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Motorcycle Operator Liability – It is a violation of Tennessee law if passenger child's feet are not on footpegs of motorcycle.

Posted on Aug 13 2012 10:24AM by Attorney, Jason A. Lee

The Tennessee legislature recently adopted Public Chapter No. 907 which was signed into law by Governor Bill Haslam on May 10, 2012.  This bill amended T.C.A. § 55-8-164 to add a new subsection (e).  This addition to the statute makes it a Class C misdemeanor in the State of Tennessee when an operator of a motorcycle carries a child whose feet are not on the footpegs of the motorcycle. 

 

T.C.A. § 55-8-164 provides as follows (the section added by this amendment is in bold):

 

(a) A person operating a motorcycle shall ride only upon the permanent and regular seat attached thereto, and such operator shall not carry any other person, nor shall any other person ride on a motorcycle, unless the motorcycle is designed to carry more than one (1) person, in which event a passenger may ride upon the permanent and regular seat if designed for two (2) persons, or upon another seat firmly attached to the rear or side of the operator.

(b) A person shall ride upon a motorcycle only while sitting astride the seat, headlamp illuminated, facing forward, with one (1) leg on each side of the motorcycle.

(c) No person shall operate a motorcycle while carrying any package, bundle, or other article which prevents the person from keeping both hands on the handlebars.

(d) No operator shall carry any person, nor shall any person ride, in a position that will interfere with the operation or control of the motorcycle or the view of the operator.

(e)(1) An operator commits an offense who, on the streets of any municipality, roads of any county, or the highways of this state, carries a child as a passenger on a motorcycle whose feet are not on footpegs.  Provided, the provisions of this subsection shall not apply to persons riding in a motorcycle sidecar. 

(2)(A) A violation of this subsection is a Class C misdemeanor…

 

This amendment to the bill provides a potential basis for liability when an operator of a motorcycle carries a child who is not tall enough to reach the footpegs.  In fact, this statute does not even limit the violation to circumstances where an individual is unable to reach the footpegs.  Rather the motorcycle operator can be cited simply when the child’s feet are not on the footpegs.  This new amendment can potentially provide support for a negligence or negligence per se claim against the motorcycle operator if the statute is violated and an accident results.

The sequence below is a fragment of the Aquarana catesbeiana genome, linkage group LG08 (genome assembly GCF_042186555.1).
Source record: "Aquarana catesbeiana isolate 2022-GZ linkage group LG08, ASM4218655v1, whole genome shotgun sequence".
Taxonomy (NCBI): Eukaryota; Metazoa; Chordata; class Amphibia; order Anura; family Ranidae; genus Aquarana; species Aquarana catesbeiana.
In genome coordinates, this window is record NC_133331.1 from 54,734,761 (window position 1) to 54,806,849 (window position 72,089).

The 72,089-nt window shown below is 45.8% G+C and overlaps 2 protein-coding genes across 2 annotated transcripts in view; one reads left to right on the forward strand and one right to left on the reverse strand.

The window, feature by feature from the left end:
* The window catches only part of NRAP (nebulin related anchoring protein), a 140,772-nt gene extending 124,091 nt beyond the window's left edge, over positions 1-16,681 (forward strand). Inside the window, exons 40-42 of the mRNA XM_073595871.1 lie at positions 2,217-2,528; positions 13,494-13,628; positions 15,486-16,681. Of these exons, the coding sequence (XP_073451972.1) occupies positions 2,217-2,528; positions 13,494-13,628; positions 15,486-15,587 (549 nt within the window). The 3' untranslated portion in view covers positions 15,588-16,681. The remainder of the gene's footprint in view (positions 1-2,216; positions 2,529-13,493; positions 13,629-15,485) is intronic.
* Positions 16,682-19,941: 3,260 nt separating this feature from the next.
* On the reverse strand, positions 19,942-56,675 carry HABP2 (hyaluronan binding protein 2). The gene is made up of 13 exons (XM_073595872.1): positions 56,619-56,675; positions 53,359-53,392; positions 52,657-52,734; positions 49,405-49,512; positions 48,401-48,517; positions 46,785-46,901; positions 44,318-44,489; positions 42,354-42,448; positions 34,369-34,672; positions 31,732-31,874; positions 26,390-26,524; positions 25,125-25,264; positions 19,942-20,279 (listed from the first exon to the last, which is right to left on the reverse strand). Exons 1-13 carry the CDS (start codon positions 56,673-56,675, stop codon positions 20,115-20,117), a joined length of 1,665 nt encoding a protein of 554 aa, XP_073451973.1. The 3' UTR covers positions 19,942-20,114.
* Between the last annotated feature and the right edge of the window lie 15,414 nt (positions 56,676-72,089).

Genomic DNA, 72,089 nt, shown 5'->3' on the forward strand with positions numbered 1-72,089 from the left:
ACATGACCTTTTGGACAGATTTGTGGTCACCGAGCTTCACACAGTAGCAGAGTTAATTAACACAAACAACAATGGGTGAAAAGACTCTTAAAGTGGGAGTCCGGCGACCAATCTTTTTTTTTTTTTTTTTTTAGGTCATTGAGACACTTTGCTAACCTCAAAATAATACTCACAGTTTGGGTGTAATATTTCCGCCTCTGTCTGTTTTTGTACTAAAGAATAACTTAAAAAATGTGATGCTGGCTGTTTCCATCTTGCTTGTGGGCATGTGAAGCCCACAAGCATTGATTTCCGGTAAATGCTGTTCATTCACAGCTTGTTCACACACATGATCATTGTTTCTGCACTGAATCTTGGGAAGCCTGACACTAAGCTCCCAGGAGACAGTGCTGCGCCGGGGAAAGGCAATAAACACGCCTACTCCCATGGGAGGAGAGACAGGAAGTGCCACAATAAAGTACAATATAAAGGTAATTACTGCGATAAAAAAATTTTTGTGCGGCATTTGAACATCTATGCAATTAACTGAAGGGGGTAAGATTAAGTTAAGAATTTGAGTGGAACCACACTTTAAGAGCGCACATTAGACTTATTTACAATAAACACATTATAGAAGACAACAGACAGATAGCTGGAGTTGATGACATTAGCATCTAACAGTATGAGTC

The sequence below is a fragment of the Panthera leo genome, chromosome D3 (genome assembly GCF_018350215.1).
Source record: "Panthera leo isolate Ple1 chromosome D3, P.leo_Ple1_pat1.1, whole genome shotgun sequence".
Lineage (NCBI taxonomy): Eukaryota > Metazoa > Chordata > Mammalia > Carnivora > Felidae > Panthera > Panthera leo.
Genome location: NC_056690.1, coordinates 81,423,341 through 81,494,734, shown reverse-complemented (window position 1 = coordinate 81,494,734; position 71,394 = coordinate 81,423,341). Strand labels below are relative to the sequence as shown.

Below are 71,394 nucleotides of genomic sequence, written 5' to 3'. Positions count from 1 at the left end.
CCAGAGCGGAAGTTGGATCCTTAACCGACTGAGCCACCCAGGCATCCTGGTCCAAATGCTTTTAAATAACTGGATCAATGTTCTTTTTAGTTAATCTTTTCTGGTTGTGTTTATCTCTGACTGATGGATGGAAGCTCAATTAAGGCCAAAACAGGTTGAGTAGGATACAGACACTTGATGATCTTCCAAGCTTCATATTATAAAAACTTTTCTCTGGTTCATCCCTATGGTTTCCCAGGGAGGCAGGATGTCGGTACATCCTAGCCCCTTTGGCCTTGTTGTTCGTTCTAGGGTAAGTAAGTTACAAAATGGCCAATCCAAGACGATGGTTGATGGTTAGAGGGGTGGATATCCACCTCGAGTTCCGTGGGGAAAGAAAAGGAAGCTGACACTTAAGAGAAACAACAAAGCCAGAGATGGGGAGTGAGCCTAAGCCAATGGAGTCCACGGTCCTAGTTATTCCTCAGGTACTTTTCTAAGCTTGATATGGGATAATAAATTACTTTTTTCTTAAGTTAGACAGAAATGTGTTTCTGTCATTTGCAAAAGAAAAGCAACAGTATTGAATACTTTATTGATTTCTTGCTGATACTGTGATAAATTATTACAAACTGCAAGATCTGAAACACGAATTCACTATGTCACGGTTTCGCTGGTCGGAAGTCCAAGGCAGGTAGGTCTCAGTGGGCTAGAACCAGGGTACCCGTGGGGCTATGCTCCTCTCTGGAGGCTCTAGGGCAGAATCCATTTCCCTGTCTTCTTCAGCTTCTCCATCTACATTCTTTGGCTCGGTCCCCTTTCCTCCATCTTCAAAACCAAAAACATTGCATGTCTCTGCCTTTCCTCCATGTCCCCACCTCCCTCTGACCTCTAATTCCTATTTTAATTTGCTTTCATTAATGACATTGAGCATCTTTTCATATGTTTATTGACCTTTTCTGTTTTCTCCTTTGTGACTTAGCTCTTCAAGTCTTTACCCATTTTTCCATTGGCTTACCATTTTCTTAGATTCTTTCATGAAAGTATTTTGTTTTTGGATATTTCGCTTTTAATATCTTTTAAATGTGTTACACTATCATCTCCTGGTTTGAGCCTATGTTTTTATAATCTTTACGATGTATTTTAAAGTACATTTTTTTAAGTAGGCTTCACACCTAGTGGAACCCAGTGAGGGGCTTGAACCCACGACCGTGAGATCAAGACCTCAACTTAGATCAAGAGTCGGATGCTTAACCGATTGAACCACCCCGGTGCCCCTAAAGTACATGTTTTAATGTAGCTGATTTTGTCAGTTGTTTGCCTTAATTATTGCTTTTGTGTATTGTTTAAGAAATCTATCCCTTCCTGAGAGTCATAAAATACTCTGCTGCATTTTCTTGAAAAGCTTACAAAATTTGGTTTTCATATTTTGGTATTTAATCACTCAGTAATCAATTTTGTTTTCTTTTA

Negligence per se is not a different cause of action from ordinary negligence, “[r]ather, it is a form of ordinary negligence … that enables the courts to use a penal statute to define a reasonably prudent person's standard of care.”  Rains v. Bend of the River, 124 S.W.3d 580, 589 (Tenn. Ct. App. 2003) (internal citations omitted).  A finding of negligence per se makes it easier for a plaintiff to establish a viable cause of action for negligence.  To recover under a theory of negligence per se, the plaintiff must establish the following:

 

First, it must be shown that the defendant violated a statute or ordinance which imposes a duty or prohibits an act for the benefit of a person or the public.  Second, the proof must show that the injured party was within the class of persons whom the legislative body intended to benefit and protect by the enactment of that particular statute or ordinance.  In addition to establishing negligence per se by showing these two elements, the plaintiff must of course show that such negligence was the proximate cause of the injury.

 

Smith v. Owen, 841 S.W.2d 828, 831 (Tenn. Ct. App. 1992).  As a result this amendment to T.C.A. § 55-8-164 should be considered when defending any case involving a minor riding a motorcycle.  The first portion of the statute discusses some of the general responsibilities for the operator of the motorcycle.  The new portion of the statute adds the additional requirement that a child must have both feet on the motorcycle footpegs.


TAGS: Negligence, Automobile/Motorcycle Liability, 2012 Tennessee Legislation
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Jason A. Lee is a Member of Burrow Lee, PLLC. He practices in all areas of defense litigation inside and outside of Tennessee.

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Tennessee Defense Litigation Blog
Jason A. Lee, Member of Burrow Lee, PLLC
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Nashville, TN 37203
Phone: 615-540-1004
E-mail: jlee@burrowlee.com

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